Chapter 39 : and Related Organisms

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This chapter focuses on the various species that cause disease in humans. is the type genus for the family, and , the causative agent of pandemic cholera, is the type species. The genera covered in the chapter are primarily isolated from marine environments. Recent studies have shown that in mixed populations of nonculturable and culturable cells of , the latter appear to be the main contributors to human infections. The majority of persons ingesting toxigenic O1 have asymptomatic infections. Most of the advantages of PCR-based assays over culture methods apply to vibrios and include the ability to freeze stools for epidemiological studies for delayed testing. Molecular identification of vibrios is commonplace in surveys and in research studies. However, it is not commonly employed in clinical laboratories for routine identification because vibrios are relatively rare pathogens in noncoastal areas or regions where cholera is not endemic. The clinical significance of strains in other specimens, particularly stool, may be more difficult to determine and requires prompt consultation with the attending physician to better understand the clinical context. isolates should also be submitted to public health laboratories, as they are monitored under the CDC’s International Emerging Infections Program and Vibrio Surveillance System; they may also be needed for confirmation and toxin testing. Misidentification of species and their relatives can be a problem in the literature unless investigators used methods that are very sensitive in differentiating all of the species in the family .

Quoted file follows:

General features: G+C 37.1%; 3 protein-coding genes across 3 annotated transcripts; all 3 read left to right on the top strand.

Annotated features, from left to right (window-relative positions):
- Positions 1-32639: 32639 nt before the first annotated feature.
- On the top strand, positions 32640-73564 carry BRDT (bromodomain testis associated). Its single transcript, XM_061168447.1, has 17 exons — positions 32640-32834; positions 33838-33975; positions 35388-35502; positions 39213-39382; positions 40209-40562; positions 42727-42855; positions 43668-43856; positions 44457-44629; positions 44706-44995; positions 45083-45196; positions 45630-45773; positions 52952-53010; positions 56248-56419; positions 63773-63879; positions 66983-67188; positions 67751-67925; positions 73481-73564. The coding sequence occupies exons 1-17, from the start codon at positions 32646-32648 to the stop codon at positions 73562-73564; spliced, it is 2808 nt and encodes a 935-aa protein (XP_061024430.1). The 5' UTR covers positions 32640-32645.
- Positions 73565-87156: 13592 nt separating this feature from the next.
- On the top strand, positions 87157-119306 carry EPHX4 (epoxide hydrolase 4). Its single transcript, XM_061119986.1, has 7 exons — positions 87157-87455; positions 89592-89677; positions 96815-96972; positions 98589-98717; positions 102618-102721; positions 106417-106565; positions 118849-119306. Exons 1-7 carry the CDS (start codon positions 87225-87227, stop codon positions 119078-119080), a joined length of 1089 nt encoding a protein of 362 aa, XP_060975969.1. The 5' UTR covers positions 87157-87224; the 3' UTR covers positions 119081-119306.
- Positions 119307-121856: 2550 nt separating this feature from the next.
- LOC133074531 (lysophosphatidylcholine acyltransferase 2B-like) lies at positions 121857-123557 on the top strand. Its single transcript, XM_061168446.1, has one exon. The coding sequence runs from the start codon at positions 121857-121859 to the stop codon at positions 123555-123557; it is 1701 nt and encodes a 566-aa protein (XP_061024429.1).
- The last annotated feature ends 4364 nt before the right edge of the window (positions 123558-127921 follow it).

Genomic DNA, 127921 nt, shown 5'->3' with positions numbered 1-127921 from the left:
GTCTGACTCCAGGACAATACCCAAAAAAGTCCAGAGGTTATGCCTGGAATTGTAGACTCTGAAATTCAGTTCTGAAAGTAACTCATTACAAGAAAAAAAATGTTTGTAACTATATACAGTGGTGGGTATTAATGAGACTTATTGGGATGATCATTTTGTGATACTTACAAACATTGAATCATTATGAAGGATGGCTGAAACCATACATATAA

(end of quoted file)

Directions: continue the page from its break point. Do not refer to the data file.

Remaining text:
Citation: Abbott S, Janda J, Farmer J. 2011. and Related Organisms , p 666-676. In Versalovic J, Carroll K, Funke G, Jorgensen J, Landry M, Warnock D (ed), Manual of Clinical Microbiology, 10th Edition. ASM Press, Washington, DC. doi: 10.1128/9781555816728.ch39

Key Concept Ranking

Traveler's Diarrhea
Ocular Infections
Antimicrobial Susceptibility Testing
Vibrio cholerae
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Properties of the genus and its relatives: differentiation from other organisms that are phenotypically similar

These are general properties of the genera and/or family, but there are exceptions. The properties of Vibrio apply to the species that occur in human clinical specimens and may not apply to all nonclinical species. Symbols: +, most strains positive; –, most strains negative.

Strains of typically grow poorly or not at all on TCBS agar; those that grow may have a reduced plating efficiency.

O/129, 2, 4-diamino-6, 7-diisopropylpteridine phosphate (commercially available, 150-µg disks).

Resistance to O/129 has become common in strains isolated from India and Bangladesh; O139 strains are resistant.

Citation: Abbott S, Janda J, Farmer J. 2011. and Related Organisms , p 666-676. In Versalovic J, Carroll K, Funke G, Jorgensen J, Landry M, Warnock D (ed), Manual of Clinical Microbiology, 10th Edition. ASM Press, Washington, DC. doi: 10.1128/9781555816728.ch39
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Biochemical test results and other properties of the 12 species that occur in human clinical specimens

Abbreviations: HIB, heart infusion broth; VP, Voges-Proskauer; ONPG, -nitrophenyl-β-d-galactopyranoside; NaCl, sodium chloride; NA, not available.

Percentage of strains positive after 48 h of incubation at 36°C unless otherwise indicated. Most positive reactions occur within 24 h.

1% NaCl added to all media except salt tolerance tests.

This organism is oxidase negative and does not reduce nitrate to nitrite.

Biogroup 1 strains.

Zone of inhibition present (disk content, 150 µg). Data for are from the Microbial Diseases Laboratory.

Citation: Abbott S, Janda J, Farmer J. 2011. and Related Organisms , p 666-676. In Versalovic J, Carroll K, Funke G, Jorgensen J, Landry M, Warnock D (ed), Manual of Clinical Microbiology, 10th Edition. ASM Press, Washington, DC. doi: 10.1128/9781555816728.ch39

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